M: Do you think that famous people ever have a negative influence on ordinary people?

R: One hundred percent. I remember watching a video essay about male celebrity body transformations and the impact it has on young men and women and their own body images. It leads to a lot of disappointment, unrealistic body image and other unsavory things. And that's just one example. Like I could go on forever about this kind of thing.

M: Do you think famous people should be more responsible for their bodies and for what they're doing?

R: Well, it's their body. They can do what they like with it. So, no, it's other people's responsibility to be aware that celebrities don't represent a realistic ideal to follow because they have access to all of these other resources that these people don't have access to.

M: So ordinary people shouldn't just believe everything that celebrities say or do?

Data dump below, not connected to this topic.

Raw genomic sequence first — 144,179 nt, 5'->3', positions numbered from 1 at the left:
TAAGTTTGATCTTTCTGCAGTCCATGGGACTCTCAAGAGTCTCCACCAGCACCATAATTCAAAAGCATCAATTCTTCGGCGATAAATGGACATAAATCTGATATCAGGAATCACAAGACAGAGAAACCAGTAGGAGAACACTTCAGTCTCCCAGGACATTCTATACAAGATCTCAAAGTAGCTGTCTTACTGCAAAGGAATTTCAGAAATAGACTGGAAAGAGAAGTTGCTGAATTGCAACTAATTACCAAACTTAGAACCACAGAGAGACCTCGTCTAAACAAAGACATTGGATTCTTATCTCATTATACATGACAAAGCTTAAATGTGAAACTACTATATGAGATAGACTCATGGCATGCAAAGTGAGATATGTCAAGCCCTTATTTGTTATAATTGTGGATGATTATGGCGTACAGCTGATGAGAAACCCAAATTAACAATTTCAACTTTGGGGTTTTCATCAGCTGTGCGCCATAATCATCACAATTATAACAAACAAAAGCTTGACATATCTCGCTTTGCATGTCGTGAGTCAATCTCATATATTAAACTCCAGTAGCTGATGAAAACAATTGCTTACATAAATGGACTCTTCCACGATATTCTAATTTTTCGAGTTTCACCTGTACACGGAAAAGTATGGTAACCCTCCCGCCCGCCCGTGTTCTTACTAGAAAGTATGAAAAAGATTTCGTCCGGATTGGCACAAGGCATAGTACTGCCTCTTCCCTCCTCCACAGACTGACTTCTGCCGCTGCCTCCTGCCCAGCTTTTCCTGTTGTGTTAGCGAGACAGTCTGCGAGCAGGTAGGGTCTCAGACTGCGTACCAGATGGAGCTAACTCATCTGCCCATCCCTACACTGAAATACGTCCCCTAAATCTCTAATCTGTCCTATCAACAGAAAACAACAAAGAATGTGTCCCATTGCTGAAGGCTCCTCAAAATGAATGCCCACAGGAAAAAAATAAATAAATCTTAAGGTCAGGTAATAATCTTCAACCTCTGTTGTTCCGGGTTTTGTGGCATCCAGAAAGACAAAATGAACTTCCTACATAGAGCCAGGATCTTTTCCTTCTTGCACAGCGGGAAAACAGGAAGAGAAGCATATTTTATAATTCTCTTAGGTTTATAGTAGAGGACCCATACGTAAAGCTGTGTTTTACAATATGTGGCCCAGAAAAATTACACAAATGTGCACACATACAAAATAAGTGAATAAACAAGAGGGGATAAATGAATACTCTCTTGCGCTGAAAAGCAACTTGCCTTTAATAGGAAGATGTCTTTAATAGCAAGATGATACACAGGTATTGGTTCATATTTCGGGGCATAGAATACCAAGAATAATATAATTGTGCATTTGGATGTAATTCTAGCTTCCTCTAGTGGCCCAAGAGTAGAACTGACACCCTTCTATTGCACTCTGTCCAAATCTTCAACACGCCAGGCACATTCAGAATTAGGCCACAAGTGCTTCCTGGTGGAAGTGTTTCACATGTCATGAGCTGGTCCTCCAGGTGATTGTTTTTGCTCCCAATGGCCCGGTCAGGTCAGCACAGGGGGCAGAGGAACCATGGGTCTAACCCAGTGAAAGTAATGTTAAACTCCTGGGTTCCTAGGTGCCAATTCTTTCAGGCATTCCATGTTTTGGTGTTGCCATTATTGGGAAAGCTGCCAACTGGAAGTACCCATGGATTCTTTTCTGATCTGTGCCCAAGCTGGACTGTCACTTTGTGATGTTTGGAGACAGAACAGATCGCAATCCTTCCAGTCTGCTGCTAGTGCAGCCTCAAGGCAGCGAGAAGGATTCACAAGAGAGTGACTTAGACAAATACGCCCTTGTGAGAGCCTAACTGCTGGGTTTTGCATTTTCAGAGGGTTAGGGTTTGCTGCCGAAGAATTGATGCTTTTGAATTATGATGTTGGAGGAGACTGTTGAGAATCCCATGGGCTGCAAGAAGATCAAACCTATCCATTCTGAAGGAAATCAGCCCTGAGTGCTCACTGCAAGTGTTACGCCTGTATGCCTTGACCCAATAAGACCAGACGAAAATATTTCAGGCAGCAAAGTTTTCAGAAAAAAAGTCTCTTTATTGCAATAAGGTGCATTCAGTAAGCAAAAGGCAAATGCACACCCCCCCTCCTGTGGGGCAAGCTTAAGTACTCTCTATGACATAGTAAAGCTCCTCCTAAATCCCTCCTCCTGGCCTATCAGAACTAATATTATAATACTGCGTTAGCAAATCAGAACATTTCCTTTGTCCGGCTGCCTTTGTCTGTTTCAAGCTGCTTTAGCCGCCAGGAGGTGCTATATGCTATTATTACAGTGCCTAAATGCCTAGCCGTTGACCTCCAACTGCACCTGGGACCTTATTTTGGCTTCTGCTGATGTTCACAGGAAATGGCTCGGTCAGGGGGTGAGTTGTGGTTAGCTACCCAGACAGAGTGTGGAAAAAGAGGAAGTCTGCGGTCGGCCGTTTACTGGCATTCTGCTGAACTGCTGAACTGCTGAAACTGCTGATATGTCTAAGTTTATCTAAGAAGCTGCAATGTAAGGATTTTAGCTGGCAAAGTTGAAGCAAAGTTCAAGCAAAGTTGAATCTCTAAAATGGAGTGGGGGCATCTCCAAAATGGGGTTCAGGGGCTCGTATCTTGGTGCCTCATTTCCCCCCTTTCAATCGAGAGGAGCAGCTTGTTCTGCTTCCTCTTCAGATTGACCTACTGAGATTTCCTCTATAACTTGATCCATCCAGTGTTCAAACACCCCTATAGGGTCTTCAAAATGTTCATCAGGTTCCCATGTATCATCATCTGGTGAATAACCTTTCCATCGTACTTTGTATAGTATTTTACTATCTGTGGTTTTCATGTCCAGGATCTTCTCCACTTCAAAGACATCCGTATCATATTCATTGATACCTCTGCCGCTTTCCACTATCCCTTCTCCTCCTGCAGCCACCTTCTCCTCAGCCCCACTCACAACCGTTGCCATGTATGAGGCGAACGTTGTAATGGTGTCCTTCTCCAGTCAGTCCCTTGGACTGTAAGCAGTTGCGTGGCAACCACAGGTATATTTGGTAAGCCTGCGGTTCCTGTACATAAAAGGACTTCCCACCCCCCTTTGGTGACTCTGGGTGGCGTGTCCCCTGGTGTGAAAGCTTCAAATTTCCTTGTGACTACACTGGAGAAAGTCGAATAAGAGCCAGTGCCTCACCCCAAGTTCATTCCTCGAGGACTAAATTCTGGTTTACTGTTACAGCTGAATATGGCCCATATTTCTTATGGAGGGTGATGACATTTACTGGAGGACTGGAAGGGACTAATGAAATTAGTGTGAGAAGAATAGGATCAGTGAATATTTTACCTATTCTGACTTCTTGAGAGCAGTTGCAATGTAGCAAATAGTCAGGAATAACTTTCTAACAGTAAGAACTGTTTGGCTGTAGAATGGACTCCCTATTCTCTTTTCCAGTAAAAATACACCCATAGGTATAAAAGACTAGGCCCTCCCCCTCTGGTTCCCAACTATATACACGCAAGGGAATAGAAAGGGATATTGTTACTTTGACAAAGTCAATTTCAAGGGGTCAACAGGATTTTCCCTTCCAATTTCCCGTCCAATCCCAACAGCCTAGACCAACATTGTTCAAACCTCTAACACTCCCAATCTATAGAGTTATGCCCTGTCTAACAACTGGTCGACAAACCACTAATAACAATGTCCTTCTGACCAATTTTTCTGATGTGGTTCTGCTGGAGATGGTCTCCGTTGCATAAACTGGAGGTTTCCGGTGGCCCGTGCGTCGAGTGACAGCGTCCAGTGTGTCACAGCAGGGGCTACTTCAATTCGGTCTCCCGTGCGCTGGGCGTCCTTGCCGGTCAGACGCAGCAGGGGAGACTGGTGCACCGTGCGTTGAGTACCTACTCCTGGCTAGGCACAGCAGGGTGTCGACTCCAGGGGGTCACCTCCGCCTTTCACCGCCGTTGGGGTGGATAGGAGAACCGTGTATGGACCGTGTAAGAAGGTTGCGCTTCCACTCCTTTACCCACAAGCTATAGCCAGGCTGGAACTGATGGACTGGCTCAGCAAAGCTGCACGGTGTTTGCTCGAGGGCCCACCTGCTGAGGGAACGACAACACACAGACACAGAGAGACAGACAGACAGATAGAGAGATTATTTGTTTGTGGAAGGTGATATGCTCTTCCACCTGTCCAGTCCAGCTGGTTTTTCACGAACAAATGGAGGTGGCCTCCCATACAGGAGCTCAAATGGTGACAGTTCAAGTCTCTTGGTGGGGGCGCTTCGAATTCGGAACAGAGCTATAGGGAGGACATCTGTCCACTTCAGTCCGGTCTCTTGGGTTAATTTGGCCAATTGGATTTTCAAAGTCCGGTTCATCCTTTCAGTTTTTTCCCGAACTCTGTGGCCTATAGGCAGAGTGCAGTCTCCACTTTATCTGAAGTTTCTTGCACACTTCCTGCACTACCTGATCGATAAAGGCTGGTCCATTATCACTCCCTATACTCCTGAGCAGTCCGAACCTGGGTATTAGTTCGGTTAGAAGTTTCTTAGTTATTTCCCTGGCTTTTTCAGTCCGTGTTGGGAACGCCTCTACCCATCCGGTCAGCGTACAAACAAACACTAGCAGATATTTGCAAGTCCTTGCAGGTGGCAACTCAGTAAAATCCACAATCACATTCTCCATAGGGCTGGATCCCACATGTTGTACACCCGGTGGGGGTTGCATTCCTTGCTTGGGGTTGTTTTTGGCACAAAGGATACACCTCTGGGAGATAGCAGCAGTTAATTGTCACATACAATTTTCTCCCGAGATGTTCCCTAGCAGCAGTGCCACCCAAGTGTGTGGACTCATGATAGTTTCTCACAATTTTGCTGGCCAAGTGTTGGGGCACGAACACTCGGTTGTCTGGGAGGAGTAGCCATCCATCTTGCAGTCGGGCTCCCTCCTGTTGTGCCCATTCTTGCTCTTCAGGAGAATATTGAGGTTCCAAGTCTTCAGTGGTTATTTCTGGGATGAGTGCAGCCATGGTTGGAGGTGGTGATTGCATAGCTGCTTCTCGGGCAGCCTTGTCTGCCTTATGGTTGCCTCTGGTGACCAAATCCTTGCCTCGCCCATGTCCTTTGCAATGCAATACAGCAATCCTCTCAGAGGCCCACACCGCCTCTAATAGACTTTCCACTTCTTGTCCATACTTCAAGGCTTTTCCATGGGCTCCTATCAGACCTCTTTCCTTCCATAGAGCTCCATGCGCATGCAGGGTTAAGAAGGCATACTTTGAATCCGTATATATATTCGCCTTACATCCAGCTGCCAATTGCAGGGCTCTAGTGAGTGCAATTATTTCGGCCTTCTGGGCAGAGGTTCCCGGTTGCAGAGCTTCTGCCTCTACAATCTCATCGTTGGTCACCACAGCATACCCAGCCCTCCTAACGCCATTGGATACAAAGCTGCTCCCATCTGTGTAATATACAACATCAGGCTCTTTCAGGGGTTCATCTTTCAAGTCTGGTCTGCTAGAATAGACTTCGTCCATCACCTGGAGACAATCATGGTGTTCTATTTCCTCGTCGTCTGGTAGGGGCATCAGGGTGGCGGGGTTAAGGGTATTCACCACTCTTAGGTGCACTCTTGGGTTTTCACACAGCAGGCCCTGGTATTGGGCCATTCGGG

R: No, that's not feasible. Like, it's totally unrealistic as a way of managing your life by comparing it to someone who has access to completely different resources and has entirely different problems to deal with than you do.

M: What qualities do famous people have in common?

R: Well, they all seem to have a massive drive for success at almost any cost, and then they suffer a correspondingly significant amount of consequences for this effort. So movie stars are great at acting and getting attention and that attention to proceeds to invade their lives in a way that violates the most basic boundaries. Even scientists get this, like Einstein was a brilliant mind and helped reshape the world, but he wasn't a very nice person to be in love with. I'll just refer you to what he had to say about his wife. This is why we should be really careful when trying to emulate these people.

M: What about the future? Do you think there'll be more famous people in the future?

R: There will be more famous people, but we'll have more of a critical eye when we evaluate everything that they're coming out with. I absolutely believe that.

M: And in what industries do you think people will become more famous?